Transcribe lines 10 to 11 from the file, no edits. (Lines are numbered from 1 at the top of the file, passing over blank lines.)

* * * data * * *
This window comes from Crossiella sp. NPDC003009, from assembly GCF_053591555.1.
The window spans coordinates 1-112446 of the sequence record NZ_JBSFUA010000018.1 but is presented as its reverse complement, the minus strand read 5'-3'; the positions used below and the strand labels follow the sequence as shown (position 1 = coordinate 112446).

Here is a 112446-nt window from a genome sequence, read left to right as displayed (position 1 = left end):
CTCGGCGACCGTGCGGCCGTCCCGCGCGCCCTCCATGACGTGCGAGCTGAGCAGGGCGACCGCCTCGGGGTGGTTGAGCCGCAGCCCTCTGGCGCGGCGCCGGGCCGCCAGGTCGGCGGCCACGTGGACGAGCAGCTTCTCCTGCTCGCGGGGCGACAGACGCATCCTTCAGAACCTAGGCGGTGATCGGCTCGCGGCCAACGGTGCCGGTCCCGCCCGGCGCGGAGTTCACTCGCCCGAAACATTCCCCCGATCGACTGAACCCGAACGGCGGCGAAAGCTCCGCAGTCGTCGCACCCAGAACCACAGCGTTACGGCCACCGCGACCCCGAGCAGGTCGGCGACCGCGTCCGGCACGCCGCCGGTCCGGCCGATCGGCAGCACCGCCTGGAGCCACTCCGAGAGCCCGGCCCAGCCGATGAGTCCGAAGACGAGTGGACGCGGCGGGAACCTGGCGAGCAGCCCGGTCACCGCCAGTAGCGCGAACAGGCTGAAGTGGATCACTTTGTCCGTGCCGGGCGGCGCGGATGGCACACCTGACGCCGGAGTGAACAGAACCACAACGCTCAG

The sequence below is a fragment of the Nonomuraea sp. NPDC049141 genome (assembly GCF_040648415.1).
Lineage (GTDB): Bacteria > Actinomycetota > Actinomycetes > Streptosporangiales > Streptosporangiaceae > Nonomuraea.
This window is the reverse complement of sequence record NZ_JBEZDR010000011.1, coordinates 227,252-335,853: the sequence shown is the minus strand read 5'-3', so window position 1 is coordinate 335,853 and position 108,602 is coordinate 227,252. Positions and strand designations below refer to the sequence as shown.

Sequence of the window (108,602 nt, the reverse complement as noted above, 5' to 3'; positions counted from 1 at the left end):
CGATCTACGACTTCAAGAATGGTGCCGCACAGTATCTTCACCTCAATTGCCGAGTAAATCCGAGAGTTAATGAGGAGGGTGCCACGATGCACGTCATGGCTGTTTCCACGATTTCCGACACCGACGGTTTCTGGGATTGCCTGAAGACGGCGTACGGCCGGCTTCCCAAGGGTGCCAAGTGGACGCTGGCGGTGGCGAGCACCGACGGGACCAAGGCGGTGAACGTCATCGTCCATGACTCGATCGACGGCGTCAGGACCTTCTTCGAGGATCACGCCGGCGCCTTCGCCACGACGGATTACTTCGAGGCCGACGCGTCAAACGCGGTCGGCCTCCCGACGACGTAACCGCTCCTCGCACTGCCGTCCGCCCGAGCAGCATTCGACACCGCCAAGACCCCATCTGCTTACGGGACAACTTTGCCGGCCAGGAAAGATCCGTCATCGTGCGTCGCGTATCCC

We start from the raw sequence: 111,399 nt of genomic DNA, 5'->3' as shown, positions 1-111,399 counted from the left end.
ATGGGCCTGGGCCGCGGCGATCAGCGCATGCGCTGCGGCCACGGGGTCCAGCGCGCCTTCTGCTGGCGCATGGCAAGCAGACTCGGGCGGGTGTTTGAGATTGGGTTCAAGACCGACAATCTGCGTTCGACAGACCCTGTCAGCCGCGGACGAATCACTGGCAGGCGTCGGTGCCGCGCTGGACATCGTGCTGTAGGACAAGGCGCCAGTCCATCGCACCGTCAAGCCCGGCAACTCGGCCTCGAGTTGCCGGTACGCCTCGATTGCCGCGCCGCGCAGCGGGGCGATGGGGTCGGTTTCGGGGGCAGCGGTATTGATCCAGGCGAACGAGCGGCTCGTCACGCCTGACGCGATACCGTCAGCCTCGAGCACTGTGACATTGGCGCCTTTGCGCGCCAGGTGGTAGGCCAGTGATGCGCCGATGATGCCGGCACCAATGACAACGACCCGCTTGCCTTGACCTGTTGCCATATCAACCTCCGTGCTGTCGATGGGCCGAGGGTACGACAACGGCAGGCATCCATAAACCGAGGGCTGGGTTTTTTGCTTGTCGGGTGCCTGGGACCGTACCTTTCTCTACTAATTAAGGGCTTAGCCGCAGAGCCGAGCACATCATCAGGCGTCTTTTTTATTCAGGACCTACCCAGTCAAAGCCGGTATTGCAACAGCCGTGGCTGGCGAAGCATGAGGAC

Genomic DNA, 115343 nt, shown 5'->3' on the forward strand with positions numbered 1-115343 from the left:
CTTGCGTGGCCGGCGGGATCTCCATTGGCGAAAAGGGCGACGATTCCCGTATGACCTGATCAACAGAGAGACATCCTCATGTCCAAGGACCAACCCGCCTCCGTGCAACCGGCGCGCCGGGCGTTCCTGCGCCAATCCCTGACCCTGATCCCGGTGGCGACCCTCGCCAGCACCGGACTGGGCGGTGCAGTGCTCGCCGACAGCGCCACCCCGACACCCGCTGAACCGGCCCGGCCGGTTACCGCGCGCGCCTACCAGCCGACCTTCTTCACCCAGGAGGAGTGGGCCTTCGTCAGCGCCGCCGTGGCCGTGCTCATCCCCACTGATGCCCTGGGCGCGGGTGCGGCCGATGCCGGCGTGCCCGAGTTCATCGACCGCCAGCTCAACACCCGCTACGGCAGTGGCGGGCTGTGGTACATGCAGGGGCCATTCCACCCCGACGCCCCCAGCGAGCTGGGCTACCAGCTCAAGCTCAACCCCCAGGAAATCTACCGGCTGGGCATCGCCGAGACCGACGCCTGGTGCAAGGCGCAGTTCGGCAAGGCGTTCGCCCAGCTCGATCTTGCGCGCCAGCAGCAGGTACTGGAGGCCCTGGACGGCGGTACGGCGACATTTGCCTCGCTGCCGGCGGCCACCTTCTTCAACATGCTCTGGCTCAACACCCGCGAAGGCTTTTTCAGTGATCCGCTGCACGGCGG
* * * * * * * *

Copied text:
We start from the raw sequence: 111,399 nt of genomic DNA, 5'->3' as shown, positions 1-111,399 counted from the left end.
ATGGGCCTGGGCCGCGGCGATCAGCGCATGCGCTGCGGCCACGGGGTCCAGCGCGCCTTCTGCTGGCGCATGGCAAGCAGACTCGGGCGGGTGTTTGAGATTGGGTTCAAGACCGACAATCTGCGTTCGACAGACCCTGTCAGCCGCGGACGAATCACTGGCAGGCGTCGGTGCCGCGCTGGACATCGTGCTGTAGGACAAGGCGCCAGTCCATCGCACCGTCAAGCCCGGCAACTCGGCCTCGAGTTGCCGGTACGCCTCGATTGCCGCGCCGCGCAGCGGGGCGATGGGGTCGGTTTCGGGGGCAGCGGTATTGATCCAGGCGAACGAGCGGCTCGTCACGCCTGACGCGATACCGTCAGCCTCGAGCACTGTGACATTGGCGCCTTTGCGCGCCAGGTGGTAGGCCAGTGATGCGCCGATGATGCCGGCACCAATGACAACGACCCGCTTGCCTTGACCTGTTGCCATATCAACCTCCGTGCTGTCGATGGGCCGAGGGTACGACAACGGCAGGCATCCATAAACCGAGGGCTGGGTTTTTTGCTTGTCGGGTGCCTGGGACCGTACCTTTCTCTACTAATTAAGGGCTTAGCCGCAGAGCCGAGCACATCATCAGGCGTCTTTTTTATTCAGGACCTACCCAGTCAAAGCCGGTATTGCAACAGCCGTGGCTGGCGAAGCATGAGGAC